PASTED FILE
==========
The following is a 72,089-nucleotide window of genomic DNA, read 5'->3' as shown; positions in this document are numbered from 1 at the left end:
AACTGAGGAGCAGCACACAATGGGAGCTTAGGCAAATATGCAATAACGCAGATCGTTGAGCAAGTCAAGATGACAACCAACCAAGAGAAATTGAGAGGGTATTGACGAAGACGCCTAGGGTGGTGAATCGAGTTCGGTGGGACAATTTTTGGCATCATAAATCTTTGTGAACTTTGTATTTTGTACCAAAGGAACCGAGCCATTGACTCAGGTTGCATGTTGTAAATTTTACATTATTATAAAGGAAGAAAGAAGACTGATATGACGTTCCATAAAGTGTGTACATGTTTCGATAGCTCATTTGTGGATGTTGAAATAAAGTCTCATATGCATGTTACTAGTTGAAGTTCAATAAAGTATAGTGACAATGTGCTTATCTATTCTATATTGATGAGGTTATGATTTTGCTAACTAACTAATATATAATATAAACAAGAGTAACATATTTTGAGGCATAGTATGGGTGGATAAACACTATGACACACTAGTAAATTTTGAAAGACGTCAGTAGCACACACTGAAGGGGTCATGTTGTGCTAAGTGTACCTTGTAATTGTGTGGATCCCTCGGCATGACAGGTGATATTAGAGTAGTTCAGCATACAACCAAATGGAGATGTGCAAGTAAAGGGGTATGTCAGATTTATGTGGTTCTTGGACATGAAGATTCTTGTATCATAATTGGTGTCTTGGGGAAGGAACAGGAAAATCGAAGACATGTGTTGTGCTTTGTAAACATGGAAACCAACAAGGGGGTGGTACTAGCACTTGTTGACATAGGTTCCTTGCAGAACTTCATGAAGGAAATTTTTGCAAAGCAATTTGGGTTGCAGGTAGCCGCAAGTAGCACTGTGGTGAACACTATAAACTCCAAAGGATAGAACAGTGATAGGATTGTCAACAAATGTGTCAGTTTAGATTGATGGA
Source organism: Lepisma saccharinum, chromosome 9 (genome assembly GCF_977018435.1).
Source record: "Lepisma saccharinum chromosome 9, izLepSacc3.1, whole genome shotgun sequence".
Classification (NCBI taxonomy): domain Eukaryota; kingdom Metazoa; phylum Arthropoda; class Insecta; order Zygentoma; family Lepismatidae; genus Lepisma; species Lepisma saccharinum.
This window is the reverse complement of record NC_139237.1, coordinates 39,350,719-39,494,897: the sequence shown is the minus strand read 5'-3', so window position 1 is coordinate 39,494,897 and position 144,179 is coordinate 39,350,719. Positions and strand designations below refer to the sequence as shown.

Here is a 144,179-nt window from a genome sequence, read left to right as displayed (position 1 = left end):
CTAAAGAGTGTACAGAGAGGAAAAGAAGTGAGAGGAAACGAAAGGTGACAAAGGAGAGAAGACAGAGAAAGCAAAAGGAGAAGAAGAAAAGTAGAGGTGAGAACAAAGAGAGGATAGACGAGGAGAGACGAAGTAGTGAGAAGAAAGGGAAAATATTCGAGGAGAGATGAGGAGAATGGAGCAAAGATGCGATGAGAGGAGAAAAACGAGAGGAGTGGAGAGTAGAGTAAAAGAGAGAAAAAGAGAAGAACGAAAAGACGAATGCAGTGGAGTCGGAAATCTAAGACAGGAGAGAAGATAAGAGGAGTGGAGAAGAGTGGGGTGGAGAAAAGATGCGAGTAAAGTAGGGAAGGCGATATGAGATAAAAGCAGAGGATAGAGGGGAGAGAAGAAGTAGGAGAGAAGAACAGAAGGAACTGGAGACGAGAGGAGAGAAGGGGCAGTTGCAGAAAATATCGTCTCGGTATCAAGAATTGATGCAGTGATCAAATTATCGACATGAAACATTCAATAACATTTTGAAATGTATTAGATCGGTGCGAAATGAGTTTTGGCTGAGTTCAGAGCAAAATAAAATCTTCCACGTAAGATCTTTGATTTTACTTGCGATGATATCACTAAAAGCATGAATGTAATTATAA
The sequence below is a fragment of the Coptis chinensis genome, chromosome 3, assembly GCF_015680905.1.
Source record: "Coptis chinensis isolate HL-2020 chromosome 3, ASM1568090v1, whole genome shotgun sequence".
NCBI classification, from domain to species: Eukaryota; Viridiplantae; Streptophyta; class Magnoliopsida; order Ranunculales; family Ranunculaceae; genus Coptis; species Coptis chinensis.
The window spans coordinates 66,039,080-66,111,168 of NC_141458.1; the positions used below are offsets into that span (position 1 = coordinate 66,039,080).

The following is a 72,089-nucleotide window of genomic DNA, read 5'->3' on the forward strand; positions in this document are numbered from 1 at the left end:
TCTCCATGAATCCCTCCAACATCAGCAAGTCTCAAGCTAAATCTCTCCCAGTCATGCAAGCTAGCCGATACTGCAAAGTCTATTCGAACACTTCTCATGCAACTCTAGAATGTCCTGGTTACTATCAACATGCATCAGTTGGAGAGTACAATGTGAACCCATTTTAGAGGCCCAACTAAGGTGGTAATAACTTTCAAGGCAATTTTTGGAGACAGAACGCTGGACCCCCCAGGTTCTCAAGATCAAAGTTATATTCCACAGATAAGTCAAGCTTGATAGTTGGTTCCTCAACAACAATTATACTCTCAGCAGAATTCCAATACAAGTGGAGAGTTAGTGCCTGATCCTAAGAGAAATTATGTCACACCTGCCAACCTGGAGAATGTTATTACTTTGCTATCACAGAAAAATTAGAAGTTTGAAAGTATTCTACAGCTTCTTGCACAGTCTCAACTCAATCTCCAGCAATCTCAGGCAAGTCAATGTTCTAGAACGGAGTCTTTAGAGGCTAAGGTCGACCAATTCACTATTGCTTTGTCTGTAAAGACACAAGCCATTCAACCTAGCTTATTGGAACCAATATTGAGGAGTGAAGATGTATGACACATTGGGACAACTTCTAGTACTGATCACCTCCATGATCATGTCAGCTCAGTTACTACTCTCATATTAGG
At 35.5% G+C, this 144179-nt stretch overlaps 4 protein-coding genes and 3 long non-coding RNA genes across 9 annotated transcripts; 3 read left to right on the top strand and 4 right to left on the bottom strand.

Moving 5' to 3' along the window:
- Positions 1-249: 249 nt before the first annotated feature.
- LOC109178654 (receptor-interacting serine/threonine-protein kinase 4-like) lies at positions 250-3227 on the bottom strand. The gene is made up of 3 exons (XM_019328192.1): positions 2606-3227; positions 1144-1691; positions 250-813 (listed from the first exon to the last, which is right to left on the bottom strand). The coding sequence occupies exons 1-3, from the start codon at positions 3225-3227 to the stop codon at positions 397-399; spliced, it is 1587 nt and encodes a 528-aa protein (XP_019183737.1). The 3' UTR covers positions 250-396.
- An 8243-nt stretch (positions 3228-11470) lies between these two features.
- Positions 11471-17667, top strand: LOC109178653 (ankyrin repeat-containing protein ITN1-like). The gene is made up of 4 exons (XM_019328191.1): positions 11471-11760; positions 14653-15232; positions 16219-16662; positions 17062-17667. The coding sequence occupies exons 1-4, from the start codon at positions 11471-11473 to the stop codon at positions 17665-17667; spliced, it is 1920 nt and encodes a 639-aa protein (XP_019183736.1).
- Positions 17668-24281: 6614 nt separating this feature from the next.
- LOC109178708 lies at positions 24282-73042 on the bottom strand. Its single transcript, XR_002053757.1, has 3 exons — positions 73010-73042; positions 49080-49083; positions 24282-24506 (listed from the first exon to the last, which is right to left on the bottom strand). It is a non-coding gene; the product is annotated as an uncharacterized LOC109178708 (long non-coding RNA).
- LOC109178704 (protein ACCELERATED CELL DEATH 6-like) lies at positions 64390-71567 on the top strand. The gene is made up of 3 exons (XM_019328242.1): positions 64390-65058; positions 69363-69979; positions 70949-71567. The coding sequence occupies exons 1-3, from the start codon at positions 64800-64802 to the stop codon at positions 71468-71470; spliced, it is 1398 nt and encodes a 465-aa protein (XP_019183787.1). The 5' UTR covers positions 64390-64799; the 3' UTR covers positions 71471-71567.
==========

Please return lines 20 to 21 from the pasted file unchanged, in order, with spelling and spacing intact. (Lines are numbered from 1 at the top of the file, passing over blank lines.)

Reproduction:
- Positions 11471-17667, top strand: LOC109178653 (ankyrin repeat-containing protein ITN1-like). The gene is made up of 4 exons (XM_019328191.1): positions 11471-11760; positions 14653-15232; positions 16219-16662; positions 17062-17667. The coding sequence occupies exons 1-4, from the start codon at positions 11471-11473 to the stop codon at positions 17665-17667; spliced, it is 1920 nt and encodes a 639-aa protein (XP_019183736.1).
- Positions 17668-24281: 6614 nt separating this feature from the next.